BANGKOK - A top Thai aviation official warned on Tuesday of an "unimaginable impact" on revenues and passenger numbers of Thailand-based airlines after three major Asian destination countries refused them permission for charter flights.
Prime Minister Prayuth Chan-Ocha vowed speedy action to get the bans lifted after Japan, China and South Korea stopped Thailand-based airlines from flying new charters and routes due to safety concerns highlighted by an international audit.
The head of Thailand's Department of Civil Aviation, Somchai Piputwat, said nearly 120,000 passengers wanting to travel to Japan alone would be affected in the next two months - a busy time for Thai travellers - because of the new restrictions.
"If we can't solve the problems (with the audit) in the next eight months, the impact will be unimaginable," Somchai told reporters.
Thailand's ruling junta will allow the European Aviation Safety Agency (EASA) to inspect operations of the Thai aviation supervisory agency to help restore international confidence, the prime minister said.
"First we will let the EASA come in to create confidence," Prayuth told reporters, adding that the junta had set up committees to try to end the restrictions within a month.
Some 77,000 passengers who have booked flights to Japan for April and May with Thailand's largest long-haul, low-cost carrier Thai AirAsiaX will be affected by the Japanese ban, Somchai said.
In addition, some 27,000 passengers of NokScoot, 10,000 with Thai Airways International and 3,600 at Asia Altantic Airline will be affected, he added.
Long-haul, low-cost carrier NokScoot expects to have lost about 400 million baht ($12 million) in revenue so far this year after Japanese authorities refused permission for 44 charter flights, the firm's chief executive Piya Yodmani said.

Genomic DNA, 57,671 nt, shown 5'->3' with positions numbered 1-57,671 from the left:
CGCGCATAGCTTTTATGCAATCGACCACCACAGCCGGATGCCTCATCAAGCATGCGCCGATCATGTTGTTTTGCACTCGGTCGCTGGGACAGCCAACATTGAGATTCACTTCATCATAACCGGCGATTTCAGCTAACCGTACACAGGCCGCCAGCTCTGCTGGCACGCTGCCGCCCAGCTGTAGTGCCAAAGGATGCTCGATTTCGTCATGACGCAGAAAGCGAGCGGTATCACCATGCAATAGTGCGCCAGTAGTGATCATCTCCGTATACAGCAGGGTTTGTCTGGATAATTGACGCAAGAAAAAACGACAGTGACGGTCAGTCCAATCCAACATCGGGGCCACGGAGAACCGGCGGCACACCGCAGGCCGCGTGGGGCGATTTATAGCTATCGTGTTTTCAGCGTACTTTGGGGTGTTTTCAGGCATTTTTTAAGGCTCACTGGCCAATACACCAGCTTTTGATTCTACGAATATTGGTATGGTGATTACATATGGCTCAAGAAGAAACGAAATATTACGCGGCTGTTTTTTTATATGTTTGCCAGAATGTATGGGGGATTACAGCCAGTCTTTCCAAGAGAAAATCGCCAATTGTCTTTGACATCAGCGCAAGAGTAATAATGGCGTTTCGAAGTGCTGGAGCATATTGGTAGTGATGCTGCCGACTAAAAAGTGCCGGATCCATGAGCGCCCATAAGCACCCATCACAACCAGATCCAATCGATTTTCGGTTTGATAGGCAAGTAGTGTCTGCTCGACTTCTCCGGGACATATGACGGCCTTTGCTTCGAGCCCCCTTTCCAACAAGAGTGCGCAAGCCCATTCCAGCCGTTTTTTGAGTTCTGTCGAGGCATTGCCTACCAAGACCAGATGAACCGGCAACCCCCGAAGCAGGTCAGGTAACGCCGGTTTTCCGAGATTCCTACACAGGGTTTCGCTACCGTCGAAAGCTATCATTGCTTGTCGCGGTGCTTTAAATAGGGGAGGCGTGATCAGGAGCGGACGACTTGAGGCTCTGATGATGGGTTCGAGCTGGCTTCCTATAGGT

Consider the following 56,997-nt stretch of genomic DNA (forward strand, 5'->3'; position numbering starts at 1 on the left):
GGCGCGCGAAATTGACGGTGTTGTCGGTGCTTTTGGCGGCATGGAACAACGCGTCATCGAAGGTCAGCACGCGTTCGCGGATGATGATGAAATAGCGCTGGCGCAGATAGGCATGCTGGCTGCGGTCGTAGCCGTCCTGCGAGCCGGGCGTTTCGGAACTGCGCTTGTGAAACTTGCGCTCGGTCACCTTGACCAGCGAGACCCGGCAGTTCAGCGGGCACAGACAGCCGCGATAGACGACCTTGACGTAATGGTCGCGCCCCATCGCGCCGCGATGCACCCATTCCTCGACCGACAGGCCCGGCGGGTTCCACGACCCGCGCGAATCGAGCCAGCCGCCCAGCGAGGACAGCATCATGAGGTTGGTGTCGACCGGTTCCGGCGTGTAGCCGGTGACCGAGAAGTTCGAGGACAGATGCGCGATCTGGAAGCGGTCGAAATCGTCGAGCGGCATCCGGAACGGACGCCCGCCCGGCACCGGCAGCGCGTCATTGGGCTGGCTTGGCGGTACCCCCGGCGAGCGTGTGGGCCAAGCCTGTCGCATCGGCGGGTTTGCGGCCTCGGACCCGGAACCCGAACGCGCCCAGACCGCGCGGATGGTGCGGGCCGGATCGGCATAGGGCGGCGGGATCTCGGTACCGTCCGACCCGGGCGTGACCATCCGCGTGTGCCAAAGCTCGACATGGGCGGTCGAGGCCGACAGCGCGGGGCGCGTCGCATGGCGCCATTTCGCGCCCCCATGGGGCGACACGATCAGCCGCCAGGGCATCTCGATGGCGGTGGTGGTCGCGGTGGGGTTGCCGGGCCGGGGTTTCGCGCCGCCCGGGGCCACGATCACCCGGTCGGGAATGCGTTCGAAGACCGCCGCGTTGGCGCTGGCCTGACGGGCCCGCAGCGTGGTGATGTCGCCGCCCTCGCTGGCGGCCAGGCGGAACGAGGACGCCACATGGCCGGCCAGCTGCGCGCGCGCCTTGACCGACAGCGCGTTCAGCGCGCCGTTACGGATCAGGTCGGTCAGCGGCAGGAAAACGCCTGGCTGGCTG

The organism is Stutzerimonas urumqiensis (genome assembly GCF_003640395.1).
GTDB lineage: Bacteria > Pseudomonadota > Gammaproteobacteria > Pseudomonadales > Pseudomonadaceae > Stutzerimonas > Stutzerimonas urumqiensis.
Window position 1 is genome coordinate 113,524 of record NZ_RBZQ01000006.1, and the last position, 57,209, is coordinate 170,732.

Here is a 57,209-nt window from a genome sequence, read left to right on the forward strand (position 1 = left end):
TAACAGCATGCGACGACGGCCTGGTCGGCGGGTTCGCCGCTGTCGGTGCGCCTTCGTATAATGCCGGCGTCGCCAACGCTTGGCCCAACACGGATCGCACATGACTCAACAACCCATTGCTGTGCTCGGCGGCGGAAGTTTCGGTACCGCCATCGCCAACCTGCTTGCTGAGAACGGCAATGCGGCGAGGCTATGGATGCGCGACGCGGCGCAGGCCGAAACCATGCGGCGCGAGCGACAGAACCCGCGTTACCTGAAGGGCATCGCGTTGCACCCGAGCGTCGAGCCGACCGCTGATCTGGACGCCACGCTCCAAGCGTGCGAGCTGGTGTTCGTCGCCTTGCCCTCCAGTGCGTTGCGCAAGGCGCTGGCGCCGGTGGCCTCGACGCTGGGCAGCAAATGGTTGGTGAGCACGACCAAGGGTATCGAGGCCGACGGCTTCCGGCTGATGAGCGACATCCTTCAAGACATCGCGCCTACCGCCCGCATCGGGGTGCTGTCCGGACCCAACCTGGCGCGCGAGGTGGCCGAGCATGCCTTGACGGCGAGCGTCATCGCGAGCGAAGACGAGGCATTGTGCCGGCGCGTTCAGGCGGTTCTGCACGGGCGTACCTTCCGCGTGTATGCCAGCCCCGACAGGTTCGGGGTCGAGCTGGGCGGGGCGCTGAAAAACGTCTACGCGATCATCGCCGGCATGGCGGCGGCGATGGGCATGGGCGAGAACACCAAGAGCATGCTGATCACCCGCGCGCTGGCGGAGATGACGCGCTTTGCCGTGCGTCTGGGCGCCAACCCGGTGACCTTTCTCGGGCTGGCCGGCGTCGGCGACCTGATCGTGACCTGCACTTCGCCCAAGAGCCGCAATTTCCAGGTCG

NokScoot will need to transfer about 20,000 passengers with flights to Osaka and Tokyo to Thai Airways in the period from March 30 to May 30, Piya said.
NokScoot, a joint venture between Nok Airlines and Singapore Airlines subsidiary, has also delayed plans to launch new flights to South Korea, he said.
Thai AirAsiaX could lose some 150,000 passengers this year if Japan does not allow it to begin flights to Sapporo from July 1, chief executive Nadda Buranasiri said.
Thai AirAsiaX, part of Malaysia's AirAsiaX, has to reschedule flights to Japan to help the affected passengers, Nadda said, adding that the firm may miss its 2015 passenger target of one million people and lose some 500 million baht in revenues, currently forecast at 6 billion baht for all-2015.
Analysts said the restrictions have so far had limited impact on tourism into Thailand as charter flights account for only about five percent of total flights.
Surapong Techaruvichit, president of the Thai Hotels Association (THA), said he expected minimal impact on hotel bookings in Thailand during the peak Songkran period, or Thai New Year, next month.